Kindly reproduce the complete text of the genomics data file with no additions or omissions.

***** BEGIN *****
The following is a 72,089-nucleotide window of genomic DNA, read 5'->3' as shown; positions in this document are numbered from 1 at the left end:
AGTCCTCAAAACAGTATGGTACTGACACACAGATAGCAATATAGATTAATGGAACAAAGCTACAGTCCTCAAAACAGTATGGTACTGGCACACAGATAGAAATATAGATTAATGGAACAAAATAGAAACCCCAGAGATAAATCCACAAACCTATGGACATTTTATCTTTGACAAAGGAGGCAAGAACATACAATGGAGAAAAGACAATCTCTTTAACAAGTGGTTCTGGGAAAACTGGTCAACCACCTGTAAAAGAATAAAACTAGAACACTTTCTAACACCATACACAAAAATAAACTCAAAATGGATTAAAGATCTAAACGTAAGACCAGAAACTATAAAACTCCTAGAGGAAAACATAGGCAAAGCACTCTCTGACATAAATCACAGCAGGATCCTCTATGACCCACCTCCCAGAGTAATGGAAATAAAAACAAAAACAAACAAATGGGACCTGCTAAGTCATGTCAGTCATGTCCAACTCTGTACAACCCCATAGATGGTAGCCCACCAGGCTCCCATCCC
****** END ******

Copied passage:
The following is a 72,089-nucleotide window of genomic DNA, read 5'->3' as shown; positions in this document are numbered from 1 at the left end:
AGTCCTCAAAACAGTATGGTACTGACACACAGATAGCAATATAGATTAATGGAACAAAGCTACAGTCCTCAAAACAGTATGGTACTGGCACACAGATAGAAATATAGATTAATGGAACAAAATAGAAACCCCAGAGATAAATCCACAAACCTATGGACATTTTATCTTTGACAAAGGAGGCAAGAACATACAATGGAGAAAAGACAATCTCTTTAACAAGTGGTTCTGGGAAAACTGGTCAACCACCTGTAAAAGAATAAAACTAGAACACTTTCTAACACCATACACAAAAATAAACTCAAAATGGATTAAAGATCTAAACGTAAGACCAGAAACTATAAAACTCCTAGAGGAAAACATAGGCAAAGCACTCTCTGACATAAATCACAGCAGGATCCTCTATGACCCACCTCCCAGAGTAATGGAAATAAAAACAAAAACAAACAAATGGGACCTGCTAAGTCATGTCAGTCATGTCCAACTCTGTACAACCCCATAGATGGTAGCCCACCAGGCTCCCATCCC